Addisonian anemia: A blood disorder caused by a lack of vitamin B12. Patients who have this disorder do not produce the substance in the stomach that allows the body to absorb vitamin B12. This substance is called intrinsic factor (IF).
Addisonian anemia, also called pernicious anemia (PA), is characterized by the presence in the blood of large, immature, nucleated cells (megaloblasts) that are forerunners of red blood cells. (Red blood cells, when mature, have no nucleus). It is thus a type of megaloblastic anemia.
Pernicious anemia (PA) was first described (although not by that name) in 1855 by the English physician Thomas Addison. He called it an invariably fatal “idiopathic anemia.” The “idiopathic” was a frank admission that the cause of this illness was wholly unknown. The name “pernicious anemia” was coined in 1872 by the German physician Anton Biermer whose description of the disease was superior to that of Addison. The studies of George H. Whipple on the effects of feeding liver in anemia followed by those of George R. Minot and Wm. P. Murphy on the effects of feeding liver specifically in pernicious anemia (PA) led to the cure of PA and to their receiving the Nobel Prize in 1934.
Nowadays PA is an unpernicious anemia. It is simply treated with vitamin B12. The vitamin B12 has to be administered by injection (parenterally) because people with PA do not have IF (or an effective form of IF) and so cannot absorb vitamin B12 taken by mouth.
There is some evidence that PA may be genetic although its mode of inheritance is poorly documented. There is a congenital form of PA due to defect of IF that is clearly inherited as an autosomal recessive trait with the affected child having received two copies of the gene, one from each parent. The IF gene itself has been localized to human chromosome 11.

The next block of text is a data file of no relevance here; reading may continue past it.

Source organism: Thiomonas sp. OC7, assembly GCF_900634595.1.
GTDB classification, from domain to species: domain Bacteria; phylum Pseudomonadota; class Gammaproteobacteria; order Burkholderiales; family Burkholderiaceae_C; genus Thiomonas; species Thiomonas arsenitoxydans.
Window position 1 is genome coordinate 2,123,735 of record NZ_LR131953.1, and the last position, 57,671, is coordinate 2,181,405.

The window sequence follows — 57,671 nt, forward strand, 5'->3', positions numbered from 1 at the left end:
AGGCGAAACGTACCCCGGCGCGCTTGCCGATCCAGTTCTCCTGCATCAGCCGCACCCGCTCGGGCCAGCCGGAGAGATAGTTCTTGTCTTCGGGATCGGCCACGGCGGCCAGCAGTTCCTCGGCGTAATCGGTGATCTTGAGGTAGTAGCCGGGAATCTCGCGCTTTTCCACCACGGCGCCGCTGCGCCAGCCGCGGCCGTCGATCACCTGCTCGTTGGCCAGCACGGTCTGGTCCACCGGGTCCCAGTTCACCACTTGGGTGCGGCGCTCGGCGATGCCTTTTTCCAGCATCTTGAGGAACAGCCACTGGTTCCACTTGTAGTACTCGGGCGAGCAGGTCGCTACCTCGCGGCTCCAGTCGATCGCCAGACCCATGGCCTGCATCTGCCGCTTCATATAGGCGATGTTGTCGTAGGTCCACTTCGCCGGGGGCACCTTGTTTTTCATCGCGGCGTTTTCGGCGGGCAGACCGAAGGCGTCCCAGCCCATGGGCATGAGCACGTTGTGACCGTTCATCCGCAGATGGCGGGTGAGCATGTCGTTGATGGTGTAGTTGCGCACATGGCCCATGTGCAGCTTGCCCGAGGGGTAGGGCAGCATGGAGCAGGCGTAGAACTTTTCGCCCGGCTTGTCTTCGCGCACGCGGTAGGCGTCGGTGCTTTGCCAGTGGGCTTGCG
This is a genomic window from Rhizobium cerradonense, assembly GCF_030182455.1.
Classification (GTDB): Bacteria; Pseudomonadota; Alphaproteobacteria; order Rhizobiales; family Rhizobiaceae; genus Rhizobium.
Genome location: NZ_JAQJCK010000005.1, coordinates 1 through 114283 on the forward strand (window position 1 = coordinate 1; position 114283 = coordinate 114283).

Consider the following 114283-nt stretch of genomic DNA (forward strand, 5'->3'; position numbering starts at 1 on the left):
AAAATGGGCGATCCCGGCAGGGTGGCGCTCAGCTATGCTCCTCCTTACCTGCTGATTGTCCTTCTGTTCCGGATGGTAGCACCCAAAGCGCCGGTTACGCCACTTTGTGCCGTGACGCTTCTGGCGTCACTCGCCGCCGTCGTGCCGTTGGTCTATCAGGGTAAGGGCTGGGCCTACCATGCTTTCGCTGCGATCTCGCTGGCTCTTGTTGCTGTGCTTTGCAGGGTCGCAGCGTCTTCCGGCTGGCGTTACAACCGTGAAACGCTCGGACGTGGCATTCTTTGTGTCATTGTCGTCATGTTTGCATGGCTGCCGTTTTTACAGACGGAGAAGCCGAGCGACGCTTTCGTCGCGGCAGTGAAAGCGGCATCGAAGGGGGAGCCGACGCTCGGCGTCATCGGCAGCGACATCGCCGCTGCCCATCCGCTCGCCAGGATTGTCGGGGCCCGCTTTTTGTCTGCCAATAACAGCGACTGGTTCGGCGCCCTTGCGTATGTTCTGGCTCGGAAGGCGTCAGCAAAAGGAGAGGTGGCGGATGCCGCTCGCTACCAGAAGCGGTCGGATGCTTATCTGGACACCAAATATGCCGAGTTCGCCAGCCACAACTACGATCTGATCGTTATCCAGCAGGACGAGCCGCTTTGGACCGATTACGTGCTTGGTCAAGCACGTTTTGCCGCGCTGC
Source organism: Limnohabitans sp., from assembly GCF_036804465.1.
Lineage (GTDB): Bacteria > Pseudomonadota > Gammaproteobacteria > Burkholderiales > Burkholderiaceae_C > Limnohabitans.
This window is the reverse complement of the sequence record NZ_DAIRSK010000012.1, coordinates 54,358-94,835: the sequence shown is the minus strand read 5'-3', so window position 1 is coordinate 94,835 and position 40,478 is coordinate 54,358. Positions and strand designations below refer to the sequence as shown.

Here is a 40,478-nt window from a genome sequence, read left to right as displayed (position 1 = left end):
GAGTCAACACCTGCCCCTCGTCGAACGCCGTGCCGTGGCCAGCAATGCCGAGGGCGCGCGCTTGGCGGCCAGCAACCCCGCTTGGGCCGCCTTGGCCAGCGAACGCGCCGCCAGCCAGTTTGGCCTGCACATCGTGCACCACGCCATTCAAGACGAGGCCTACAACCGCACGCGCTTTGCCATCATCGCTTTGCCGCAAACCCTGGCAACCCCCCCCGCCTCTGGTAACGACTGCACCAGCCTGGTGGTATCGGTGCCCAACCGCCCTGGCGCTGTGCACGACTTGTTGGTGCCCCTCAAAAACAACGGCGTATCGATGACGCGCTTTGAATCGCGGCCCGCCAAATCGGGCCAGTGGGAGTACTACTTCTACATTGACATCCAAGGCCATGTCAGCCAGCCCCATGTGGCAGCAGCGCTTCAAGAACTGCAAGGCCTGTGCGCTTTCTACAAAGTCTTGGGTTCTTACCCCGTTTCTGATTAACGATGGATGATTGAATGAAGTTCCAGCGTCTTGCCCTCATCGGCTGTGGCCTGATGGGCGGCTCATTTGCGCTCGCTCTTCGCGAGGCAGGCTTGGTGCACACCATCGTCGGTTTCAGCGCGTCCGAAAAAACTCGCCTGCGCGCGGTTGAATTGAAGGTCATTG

The word “pernicious” means highly injurious, destructive, or deadly. “Pernicious” comes from the Latin root “nex” meaning “violent death.” Pernicious anemia was once quite deadly. Today it fortunately is not.
PA has also been called Addison anemia and Biermer’s anemia.
- Additive genetic effects
Additive genetic effects: A mechanism of quantitative inheritance such that the combined effects of genetic alleles at two or more gene loci are equal to the sum of their individual effects.
- Adducted thumbs with mental retardation
Adducted thumbs with mental retardation: A syndrome with the following characteristic features: neurologically: mental retardation and aphasia (lack of speech) limbs: adducted (clasped) thumbs, absent extensor pollicis longus and/or brevis muscles to the thumb, shuffling gait, and leg spasticity growth: small body size skeleton: lumbar lordosis (sway back) The syndrome is inherited as an X-linked […]
Adduction: Movement of a limb toward the midline of the body. The opposite of adduction is abduction.
- Adductor muscle
Adductor muscle: Any muscle that pulls a body part toward the midline. For example, the adductor muscles of the legs pull the legs toward the midline of the body so the legs are closer together. The word “adductor” comes from the Latin prefix “ad” meaning “toward” + “ducere” meaning “to draw or lead” = “to […]
- Adenine (A)
Adenine (A): One member of the A-T (adenine-thymine) base pair in DNA. The other base pair in DNA is G-C (guanine-cytosine).